• Budget 2018
  • Property tax planning

The seminar will provide specialist insight into the above areas. We are expecting bankers, business persons, solicitors and accountants to attend the seminar. The seminar qualifies for CPD points if these are relevant to you.

Refreshments and snacks will be provided.

If you would like to attend, please send an email to to book a place.

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Budget 2018

Here are some of the selected key budget announcements from a tax adviser’s perspective:

Annual Investment Allowances (AIA): AIA have been increased from £200,000 to £1 million from 1 January 2019. This increase is being allowed for a period of 2 years. The AIA gives 100% tax relief on plant and machinery in the year of acquisition instead of the normal capital allowances that reduce each year. Transitional rules will apply for periods spanning 1 January and any periods ending after 1 January 2019 will receive a proportionate increase. This relief can be very useful for companies that invest in plant and machinery each year or are planning to incur significant costs in the coming two years.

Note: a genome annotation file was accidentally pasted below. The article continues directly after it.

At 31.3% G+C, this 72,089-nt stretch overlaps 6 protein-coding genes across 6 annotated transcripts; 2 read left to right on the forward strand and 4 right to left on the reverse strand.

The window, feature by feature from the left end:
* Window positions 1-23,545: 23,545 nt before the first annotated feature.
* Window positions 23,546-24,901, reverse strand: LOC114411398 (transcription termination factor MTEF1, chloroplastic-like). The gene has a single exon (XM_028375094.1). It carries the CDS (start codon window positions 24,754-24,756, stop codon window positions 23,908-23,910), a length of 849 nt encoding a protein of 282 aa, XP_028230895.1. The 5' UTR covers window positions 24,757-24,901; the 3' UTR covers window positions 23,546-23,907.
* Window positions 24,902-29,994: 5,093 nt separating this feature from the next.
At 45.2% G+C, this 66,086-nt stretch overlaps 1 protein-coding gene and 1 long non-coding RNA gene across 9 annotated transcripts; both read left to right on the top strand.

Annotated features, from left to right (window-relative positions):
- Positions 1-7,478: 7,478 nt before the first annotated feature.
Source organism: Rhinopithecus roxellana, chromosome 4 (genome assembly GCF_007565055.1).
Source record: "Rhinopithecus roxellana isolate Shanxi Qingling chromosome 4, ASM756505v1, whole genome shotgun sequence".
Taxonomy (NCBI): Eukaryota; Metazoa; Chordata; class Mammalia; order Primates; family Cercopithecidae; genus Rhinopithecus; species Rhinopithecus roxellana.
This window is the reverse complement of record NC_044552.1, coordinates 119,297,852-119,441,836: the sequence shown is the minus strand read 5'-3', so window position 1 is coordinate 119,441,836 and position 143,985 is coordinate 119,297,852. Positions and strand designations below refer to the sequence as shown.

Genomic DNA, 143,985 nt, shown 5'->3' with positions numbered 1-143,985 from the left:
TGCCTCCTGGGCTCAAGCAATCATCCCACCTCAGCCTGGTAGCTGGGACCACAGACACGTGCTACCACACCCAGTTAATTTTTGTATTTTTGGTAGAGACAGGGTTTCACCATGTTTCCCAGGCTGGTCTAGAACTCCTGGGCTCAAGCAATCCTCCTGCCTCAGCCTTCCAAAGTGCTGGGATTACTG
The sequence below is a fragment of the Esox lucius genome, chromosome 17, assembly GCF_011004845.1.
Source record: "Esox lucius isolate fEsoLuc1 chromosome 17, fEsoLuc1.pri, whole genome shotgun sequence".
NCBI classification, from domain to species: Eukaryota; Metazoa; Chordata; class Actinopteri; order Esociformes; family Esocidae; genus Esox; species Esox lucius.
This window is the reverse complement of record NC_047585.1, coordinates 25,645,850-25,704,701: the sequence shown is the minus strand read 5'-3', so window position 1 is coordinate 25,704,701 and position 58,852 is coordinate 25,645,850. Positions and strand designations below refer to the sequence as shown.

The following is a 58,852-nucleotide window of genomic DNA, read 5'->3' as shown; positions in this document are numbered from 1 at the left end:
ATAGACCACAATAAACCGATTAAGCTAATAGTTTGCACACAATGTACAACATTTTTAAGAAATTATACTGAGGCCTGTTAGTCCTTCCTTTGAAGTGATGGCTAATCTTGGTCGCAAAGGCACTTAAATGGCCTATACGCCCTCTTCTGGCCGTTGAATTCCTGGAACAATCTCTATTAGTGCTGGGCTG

Entrepreneur’s Relief: There will be two important changes to Entrepreneur’s Relief:

a. The qualifying period of 12 months ownership has been extended to 24 months from 1 April 2019. Entrepreneur’s relief allows individuals to be taxed at a reduced rate of 10% instead of the         normal capital gains tax rates on disposal of an interest in a business or shares in a trading company.

b. To qualify for the relief, an individuals must be an employee or a director of company and own 5% or more of the voting rights and share capital of the company. From 29 October 2018, they must also be entitled to 5% of the company’s distributable profits and net assets.